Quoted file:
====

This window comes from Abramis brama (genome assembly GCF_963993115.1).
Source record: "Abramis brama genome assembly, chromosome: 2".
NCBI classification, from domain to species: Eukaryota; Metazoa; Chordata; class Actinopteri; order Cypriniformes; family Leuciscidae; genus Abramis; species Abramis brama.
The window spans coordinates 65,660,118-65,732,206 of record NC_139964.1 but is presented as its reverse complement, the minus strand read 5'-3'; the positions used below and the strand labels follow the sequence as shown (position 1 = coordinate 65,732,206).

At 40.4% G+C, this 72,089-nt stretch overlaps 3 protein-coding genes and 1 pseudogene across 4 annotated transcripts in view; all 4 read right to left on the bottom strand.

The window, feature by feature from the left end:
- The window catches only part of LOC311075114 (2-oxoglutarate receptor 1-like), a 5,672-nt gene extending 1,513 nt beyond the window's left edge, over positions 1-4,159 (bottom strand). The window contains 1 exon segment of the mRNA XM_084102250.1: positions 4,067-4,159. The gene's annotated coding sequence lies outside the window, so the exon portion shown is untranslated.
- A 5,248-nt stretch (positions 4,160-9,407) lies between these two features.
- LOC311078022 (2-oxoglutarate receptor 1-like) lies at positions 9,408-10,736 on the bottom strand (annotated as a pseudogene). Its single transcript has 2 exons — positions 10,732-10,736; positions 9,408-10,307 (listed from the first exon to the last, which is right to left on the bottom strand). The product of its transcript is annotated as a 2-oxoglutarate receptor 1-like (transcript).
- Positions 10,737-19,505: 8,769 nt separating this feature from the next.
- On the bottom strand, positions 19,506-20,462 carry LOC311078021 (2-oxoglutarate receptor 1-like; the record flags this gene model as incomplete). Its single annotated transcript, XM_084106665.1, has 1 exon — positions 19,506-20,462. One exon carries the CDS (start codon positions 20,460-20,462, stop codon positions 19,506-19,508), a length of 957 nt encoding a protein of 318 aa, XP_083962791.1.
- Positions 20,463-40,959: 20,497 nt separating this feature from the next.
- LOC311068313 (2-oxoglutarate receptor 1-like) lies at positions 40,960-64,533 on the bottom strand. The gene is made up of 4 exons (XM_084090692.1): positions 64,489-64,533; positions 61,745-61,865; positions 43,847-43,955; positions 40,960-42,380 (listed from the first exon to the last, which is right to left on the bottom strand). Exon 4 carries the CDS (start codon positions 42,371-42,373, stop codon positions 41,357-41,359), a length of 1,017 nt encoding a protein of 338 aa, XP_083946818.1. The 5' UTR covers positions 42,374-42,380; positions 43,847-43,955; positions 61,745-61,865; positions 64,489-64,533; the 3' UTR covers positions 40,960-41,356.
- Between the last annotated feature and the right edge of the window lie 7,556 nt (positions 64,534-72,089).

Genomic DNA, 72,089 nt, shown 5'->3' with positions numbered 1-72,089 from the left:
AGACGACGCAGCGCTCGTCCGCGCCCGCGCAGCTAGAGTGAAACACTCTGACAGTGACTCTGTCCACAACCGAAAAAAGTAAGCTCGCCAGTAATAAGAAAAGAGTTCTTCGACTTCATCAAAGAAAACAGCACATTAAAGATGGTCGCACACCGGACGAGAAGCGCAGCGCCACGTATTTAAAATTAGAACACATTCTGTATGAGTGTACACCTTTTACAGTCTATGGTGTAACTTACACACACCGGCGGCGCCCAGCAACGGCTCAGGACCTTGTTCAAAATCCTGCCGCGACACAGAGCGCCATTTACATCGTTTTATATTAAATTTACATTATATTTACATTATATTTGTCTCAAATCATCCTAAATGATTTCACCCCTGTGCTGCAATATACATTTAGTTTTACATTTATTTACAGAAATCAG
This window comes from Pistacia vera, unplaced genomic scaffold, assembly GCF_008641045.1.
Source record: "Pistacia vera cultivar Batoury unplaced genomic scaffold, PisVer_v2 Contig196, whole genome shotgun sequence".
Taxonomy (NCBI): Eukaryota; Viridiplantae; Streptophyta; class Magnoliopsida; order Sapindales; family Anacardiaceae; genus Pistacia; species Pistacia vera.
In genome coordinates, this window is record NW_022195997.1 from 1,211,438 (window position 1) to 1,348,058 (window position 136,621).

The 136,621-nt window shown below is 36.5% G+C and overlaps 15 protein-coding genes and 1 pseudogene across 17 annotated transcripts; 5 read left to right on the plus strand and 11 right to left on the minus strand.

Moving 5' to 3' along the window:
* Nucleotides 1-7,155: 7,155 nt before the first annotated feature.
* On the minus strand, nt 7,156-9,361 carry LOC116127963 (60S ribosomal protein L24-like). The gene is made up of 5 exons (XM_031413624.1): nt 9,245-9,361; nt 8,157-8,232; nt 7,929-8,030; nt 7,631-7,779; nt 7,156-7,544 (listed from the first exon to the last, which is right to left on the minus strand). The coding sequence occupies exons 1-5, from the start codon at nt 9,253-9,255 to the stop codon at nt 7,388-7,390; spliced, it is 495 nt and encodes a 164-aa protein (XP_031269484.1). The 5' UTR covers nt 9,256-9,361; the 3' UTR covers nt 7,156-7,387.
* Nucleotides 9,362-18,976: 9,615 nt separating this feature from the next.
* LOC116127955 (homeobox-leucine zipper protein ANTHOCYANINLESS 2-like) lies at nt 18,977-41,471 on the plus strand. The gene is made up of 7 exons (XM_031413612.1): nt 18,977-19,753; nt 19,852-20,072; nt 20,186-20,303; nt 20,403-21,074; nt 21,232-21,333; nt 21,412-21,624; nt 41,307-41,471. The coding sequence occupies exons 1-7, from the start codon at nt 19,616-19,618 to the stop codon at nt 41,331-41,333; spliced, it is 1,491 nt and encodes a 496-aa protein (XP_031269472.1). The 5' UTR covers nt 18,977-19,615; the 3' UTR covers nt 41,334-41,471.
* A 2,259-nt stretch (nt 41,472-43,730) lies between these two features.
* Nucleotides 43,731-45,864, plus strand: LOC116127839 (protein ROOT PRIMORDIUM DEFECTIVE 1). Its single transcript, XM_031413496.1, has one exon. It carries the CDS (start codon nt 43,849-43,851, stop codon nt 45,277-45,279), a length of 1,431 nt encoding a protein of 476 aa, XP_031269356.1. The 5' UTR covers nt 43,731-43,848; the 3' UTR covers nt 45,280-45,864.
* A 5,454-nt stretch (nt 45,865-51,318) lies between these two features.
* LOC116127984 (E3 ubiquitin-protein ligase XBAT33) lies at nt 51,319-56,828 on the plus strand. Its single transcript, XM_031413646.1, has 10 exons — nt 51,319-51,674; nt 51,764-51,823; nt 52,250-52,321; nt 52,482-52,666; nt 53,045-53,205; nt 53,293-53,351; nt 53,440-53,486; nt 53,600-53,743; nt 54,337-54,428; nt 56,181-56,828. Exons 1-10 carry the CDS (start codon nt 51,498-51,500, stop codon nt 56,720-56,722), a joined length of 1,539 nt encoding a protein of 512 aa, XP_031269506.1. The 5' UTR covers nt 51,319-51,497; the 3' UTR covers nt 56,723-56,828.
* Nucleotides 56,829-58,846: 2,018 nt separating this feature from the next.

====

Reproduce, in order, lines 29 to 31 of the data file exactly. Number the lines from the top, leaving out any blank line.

* A 5,454-nt stretch (nt 45,865-51,318) lies between these two features.
* LOC116127984 (E3 ubiquitin-protein ligase XBAT33) lies at nt 51,319-56,828 on the plus strand. Its single transcript, XM_031413646.1, has 10 exons — nt 51,319-51,674; nt 51,764-51,823; nt 52,250-52,321; nt 52,482-52,666; nt 53,045-53,205; nt 53,293-53,351; nt 53,440-53,486; nt 53,600-53,743; nt 54,337-54,428; nt 56,181-56,828. Exons 1-10 carry the CDS (start codon nt 51,498-51,500, stop codon nt 56,720-56,722), a joined length of 1,539 nt encoding a protein of 512 aa, XP_031269506.1. The 5' UTR covers nt 51,319-51,497; the 3' UTR covers nt 56,723-56,828.
* Nucleotides 56,829-58,846: 2,018 nt separating this feature from the next.